Clean up the subways.

Talk of improvements on the rails often centers around century-old signals, tracks and tunnels that need upgrades, and a system that seems to be breaking under its own weight and age. In that context, trash on the tracks might not seem like a top priority.

Monday morning’s rush hour proved otherwise.

At around 7:30 a.m., an underground track fire started near the 145th Street stop at St. Nicholas Avenue. Nine people suffered minor injuries. The fire, caused by garbage on the tracks, led to suspended service on the B and C lines, and delays on the A and D lines. That disruption cascaded through other parts of the system, leading to massive overcrowding in stations and trains on the 1 line. It was a mess.

Earlier this year, the MTA tested portable vacuums that could hose up trash that riders discard on the tracks. Those vacuums, the MTA said, reduced trash by 51 percent in the test areas. Track fires, the MTA said, fell from 75 in January to 53 in June.

In a six-point plan announced in May, the MTA said it would put two vacuums on the Eighth Avenue subway lines, which the A train travels, full time. The agency said it would focus on a corridor up to 125th Street. Apparently, the vacuums didn’t get as far north as 145th Street recently.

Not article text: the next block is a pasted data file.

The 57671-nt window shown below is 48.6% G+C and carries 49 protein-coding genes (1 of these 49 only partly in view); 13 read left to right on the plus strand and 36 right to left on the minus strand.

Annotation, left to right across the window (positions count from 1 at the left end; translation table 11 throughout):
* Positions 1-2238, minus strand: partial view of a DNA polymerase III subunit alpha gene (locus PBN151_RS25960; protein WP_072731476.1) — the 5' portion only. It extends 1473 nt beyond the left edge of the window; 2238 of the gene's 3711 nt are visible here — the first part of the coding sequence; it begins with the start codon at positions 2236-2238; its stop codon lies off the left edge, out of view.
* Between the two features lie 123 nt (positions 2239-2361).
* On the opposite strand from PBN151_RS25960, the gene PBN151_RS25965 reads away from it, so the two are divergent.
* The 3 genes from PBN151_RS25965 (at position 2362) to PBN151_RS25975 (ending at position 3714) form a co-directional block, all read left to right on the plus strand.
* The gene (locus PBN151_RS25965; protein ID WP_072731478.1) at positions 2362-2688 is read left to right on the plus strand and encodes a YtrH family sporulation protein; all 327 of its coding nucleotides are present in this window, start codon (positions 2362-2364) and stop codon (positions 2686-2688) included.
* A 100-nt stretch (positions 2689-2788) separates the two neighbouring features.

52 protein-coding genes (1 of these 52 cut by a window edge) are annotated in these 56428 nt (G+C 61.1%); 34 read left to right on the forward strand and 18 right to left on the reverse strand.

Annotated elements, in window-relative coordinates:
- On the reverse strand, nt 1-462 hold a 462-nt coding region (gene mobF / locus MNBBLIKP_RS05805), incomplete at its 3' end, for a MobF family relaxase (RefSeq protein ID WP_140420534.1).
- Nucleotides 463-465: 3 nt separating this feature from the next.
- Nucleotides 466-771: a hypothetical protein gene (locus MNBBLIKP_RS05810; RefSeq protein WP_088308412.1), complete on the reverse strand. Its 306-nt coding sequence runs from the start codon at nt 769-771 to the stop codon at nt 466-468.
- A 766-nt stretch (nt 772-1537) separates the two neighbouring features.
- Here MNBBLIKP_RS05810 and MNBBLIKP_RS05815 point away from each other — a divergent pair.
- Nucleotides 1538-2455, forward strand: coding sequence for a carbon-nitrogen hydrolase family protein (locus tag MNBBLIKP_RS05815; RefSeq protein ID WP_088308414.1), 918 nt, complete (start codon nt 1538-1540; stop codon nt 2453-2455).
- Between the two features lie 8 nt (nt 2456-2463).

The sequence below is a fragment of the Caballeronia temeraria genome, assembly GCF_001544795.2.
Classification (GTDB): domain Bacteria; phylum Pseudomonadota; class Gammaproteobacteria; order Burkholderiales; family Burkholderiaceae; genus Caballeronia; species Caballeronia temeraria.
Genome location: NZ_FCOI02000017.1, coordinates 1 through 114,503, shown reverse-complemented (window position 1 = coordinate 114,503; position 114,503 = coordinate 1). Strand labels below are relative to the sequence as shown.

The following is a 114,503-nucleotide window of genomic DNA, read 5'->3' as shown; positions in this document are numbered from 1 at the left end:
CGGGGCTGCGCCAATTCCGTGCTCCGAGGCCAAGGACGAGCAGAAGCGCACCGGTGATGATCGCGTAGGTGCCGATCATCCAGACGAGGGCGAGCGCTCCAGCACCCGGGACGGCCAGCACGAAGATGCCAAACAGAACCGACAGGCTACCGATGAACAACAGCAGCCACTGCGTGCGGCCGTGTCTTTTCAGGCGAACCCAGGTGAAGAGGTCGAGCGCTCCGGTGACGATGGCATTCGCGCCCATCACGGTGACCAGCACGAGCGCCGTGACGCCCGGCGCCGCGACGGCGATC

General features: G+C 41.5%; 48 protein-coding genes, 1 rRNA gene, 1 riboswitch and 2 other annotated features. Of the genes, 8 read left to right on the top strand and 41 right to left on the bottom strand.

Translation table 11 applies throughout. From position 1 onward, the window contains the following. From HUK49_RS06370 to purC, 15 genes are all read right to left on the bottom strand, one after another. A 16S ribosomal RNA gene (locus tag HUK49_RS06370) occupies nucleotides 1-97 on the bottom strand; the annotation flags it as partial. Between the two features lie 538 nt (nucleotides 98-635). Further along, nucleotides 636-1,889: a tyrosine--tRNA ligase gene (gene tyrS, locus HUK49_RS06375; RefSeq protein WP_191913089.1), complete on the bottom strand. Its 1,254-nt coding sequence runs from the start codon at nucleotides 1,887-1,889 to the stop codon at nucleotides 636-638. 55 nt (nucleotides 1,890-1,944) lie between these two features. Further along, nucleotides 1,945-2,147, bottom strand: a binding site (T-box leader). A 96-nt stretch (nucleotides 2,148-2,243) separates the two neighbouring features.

The MTA said a review of Monday’s incident is underway, and there are plenty of questions to answer. Could passengers have been removed from the sweltering trains stopped in the tunnels sooner? Could the crowds that were diverted to the 1 train have been managed better? And, in what is an ongoing refrain, how can the MTA improve communication with its riders?

The MTA said Monday it would put 12 portable vacuums in service to clean up the system’s 670 miles of track used for daily service. And the MTA should use the equipment effectively and find new ways to strengthen and expand its program, known as Track Sweep. Pizza rat can’t do the job alone.

On this issue, however, straphangers can do their part, too. Public service reminder: Please, don’t throw anything onto the tracks or leave trash on the platforms.